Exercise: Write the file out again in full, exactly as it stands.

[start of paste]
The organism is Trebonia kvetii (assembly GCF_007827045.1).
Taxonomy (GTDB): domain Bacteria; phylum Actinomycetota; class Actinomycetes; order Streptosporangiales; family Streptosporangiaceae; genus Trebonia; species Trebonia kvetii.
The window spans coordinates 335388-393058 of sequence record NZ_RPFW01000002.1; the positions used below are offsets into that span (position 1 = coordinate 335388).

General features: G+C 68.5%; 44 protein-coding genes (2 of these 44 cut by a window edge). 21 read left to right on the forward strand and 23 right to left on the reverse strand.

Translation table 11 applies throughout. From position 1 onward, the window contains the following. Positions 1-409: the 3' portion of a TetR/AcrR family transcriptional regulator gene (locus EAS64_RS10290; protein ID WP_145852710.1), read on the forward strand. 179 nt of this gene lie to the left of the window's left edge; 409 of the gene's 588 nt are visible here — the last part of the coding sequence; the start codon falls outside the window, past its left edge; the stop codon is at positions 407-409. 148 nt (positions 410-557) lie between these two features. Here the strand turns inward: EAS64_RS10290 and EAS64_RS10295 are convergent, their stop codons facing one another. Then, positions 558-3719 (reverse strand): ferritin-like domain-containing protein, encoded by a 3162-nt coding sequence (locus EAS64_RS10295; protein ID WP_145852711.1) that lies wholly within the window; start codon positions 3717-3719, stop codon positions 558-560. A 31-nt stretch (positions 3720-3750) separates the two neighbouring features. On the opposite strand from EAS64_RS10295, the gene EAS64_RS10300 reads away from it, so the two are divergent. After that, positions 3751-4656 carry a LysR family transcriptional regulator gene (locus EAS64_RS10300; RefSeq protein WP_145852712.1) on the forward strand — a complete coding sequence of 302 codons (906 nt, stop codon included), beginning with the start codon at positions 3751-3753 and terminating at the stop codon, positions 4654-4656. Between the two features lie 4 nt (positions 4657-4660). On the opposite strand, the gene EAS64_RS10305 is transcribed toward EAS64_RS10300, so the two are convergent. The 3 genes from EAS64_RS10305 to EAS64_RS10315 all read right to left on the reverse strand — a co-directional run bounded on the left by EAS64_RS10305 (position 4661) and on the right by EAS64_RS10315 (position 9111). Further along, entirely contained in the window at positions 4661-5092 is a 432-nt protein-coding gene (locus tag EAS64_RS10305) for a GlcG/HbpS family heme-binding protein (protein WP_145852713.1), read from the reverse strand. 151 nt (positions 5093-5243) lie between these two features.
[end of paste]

The organism is Trebonia kvetii (assembly GCF_007827045.1).
Taxonomy (GTDB): domain Bacteria; phylum Actinomycetota; class Actinomycetes; order Streptosporangiales; family Streptosporangiaceae; genus Trebonia; species Trebonia kvetii.
The window spans coordinates 335388-393058 of sequence record NZ_RPFW01000002.1; the positions used below are offsets into that span (position 1 = coordinate 335388).

General features: G+C 68.5%; 44 protein-coding genes (2 of these 44 cut by a window edge). 21 read left to right on the forward strand and 23 right to left on the reverse strand.

Translation table 11 applies throughout. From position 1 onward, the window contains the following. Positions 1-409: the 3' portion of a TetR/AcrR family transcriptional regulator gene (locus EAS64_RS10290; protein ID WP_145852710.1), read on the forward strand. 179 nt of this gene lie to the left of the window's left edge; 409 of the gene's 588 nt are visible here — the last part of the coding sequence; the start codon falls outside the window, past its left edge; the stop codon is at positions 407-409. 148 nt (positions 410-557) lie between these two features. Here the strand turns inward: EAS64_RS10290 and EAS64_RS10295 are convergent, their stop codons facing one another. Then, positions 558-3719 (reverse strand): ferritin-like domain-containing protein, encoded by a 3162-nt coding sequence (locus EAS64_RS10295; protein ID WP_145852711.1) that lies wholly within the window; start codon positions 3717-3719, stop codon positions 558-560. A 31-nt stretch (positions 3720-3750) separates the two neighbouring features. On the opposite strand from EAS64_RS10295, the gene EAS64_RS10300 reads away from it, so the two are divergent. After that, positions 3751-4656 carry a LysR family transcriptional regulator gene (locus EAS64_RS10300; RefSeq protein WP_145852712.1) on the forward strand — a complete coding sequence of 302 codons (906 nt, stop codon included), beginning with the start codon at positions 3751-3753 and terminating at the stop codon, positions 4654-4656. Between the two features lie 4 nt (positions 4657-4660). On the opposite strand, the gene EAS64_RS10305 is transcribed toward EAS64_RS10300, so the two are convergent. The 3 genes from EAS64_RS10305 to EAS64_RS10315 all read right to left on the reverse strand — a co-directional run bounded on the left by EAS64_RS10305 (position 4661) and on the right by EAS64_RS10315 (position 9111). Further along, entirely contained in the window at positions 4661-5092 is a 432-nt protein-coding gene (locus tag EAS64_RS10305) for a GlcG/HbpS family heme-binding protein (protein WP_145852713.1), read from the reverse strand. 151 nt (positions 5093-5243) lie between these two features.